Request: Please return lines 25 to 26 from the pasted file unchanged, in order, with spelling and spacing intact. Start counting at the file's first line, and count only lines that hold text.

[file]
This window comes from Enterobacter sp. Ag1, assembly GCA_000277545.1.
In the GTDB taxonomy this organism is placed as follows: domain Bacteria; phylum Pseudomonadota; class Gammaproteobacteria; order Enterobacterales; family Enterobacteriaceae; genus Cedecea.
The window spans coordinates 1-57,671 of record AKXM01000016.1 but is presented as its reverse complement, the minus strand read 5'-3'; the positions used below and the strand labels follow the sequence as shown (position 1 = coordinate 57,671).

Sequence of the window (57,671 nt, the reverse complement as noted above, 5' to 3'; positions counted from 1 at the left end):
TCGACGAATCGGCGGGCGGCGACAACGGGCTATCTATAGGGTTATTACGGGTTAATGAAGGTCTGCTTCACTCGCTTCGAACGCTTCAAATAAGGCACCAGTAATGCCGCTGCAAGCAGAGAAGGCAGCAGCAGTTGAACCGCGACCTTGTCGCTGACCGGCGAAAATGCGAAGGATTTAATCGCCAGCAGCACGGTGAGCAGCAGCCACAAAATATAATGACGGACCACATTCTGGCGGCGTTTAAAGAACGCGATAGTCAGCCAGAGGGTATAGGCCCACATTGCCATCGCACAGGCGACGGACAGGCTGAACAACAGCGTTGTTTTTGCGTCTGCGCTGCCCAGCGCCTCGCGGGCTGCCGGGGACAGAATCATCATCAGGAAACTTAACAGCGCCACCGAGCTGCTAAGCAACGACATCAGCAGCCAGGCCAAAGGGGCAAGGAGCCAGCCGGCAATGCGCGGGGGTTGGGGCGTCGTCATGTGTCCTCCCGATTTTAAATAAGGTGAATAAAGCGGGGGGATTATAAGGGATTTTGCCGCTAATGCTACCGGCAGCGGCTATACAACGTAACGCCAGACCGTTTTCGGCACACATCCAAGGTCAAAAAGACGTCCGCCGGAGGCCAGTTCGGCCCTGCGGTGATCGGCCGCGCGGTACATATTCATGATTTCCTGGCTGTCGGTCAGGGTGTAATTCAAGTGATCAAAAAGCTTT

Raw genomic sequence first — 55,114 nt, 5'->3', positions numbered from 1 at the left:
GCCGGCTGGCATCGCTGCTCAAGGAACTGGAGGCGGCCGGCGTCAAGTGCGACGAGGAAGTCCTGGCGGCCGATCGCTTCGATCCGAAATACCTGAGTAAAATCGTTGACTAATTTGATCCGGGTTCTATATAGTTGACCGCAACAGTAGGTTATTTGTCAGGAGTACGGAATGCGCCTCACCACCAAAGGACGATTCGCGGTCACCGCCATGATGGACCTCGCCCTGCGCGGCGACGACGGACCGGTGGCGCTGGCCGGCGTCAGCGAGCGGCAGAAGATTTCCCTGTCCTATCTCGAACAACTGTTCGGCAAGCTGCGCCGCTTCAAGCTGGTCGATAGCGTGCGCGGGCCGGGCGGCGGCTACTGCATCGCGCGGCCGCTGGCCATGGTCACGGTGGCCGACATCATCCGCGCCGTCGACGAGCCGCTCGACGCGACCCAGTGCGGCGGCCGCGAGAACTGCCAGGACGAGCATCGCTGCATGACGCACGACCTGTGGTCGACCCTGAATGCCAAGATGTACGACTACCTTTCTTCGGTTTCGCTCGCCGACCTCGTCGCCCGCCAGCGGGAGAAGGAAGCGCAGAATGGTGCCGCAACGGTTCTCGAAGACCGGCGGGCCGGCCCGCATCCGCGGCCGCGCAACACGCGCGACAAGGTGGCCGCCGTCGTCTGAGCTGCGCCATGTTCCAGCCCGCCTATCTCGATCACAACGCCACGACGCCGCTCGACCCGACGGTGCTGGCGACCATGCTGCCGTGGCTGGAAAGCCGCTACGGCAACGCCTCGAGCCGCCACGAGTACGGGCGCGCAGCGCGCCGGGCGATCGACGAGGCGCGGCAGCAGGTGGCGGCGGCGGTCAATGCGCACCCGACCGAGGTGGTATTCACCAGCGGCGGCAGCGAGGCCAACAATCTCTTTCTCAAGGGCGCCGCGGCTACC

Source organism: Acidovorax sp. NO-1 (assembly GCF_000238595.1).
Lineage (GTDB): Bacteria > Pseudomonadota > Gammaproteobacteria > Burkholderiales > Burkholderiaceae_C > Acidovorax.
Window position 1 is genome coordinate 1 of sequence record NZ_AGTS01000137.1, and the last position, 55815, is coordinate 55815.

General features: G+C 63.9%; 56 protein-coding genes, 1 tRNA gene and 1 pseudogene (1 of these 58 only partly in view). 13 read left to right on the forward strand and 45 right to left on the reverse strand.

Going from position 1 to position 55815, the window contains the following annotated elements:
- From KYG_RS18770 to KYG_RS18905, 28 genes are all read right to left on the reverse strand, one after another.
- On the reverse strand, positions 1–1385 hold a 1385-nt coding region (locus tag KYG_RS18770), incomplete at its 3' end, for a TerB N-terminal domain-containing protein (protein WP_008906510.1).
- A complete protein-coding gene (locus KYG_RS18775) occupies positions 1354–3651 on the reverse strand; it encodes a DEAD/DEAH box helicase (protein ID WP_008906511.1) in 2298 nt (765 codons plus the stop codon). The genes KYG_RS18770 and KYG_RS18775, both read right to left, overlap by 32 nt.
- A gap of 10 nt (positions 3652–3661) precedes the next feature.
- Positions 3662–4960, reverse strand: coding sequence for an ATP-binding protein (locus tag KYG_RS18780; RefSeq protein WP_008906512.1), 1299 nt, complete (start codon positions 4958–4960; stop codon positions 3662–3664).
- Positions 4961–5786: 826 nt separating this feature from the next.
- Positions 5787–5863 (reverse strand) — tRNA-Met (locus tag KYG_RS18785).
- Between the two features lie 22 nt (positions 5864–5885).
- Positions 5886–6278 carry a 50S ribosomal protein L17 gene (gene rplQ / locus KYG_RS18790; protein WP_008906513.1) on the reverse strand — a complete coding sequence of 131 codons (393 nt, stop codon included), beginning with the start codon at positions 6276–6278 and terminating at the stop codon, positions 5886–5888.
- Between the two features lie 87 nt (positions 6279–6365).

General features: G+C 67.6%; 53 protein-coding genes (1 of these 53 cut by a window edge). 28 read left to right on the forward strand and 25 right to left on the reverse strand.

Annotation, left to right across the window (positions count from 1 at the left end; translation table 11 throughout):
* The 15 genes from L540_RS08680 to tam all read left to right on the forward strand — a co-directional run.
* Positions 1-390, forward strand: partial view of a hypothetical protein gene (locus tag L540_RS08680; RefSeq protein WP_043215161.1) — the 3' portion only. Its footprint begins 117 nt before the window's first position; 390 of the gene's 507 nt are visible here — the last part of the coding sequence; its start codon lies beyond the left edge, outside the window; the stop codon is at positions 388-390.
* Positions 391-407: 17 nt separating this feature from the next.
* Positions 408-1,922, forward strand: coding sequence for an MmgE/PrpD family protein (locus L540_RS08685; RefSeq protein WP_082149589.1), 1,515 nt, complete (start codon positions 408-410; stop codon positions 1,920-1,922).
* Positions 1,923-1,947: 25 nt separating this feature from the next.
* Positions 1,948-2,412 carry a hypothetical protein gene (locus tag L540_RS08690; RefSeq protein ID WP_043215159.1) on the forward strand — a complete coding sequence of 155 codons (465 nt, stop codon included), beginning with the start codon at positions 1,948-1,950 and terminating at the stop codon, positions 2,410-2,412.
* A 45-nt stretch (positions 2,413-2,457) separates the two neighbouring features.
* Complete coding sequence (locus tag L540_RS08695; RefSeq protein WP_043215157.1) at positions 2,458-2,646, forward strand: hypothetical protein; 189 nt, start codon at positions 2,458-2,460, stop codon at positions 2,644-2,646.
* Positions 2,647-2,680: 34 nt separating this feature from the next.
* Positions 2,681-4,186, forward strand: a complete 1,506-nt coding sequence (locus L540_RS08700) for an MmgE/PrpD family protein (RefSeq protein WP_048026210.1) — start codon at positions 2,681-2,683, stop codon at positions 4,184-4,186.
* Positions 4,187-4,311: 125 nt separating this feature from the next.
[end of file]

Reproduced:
* The 15 genes from L540_RS08680 to tam all read left to right on the forward strand — a co-directional run.
* Positions 1-390, forward strand: partial view of a hypothetical protein gene (locus tag L540_RS08680; RefSeq protein WP_043215161.1) — the 3' portion only. Its footprint begins 117 nt before the window's first position; 390 of the gene's 507 nt are visible here — the last part of the coding sequence; its start codon lies beyond the left edge, outside the window; the stop codon is at positions 388-390.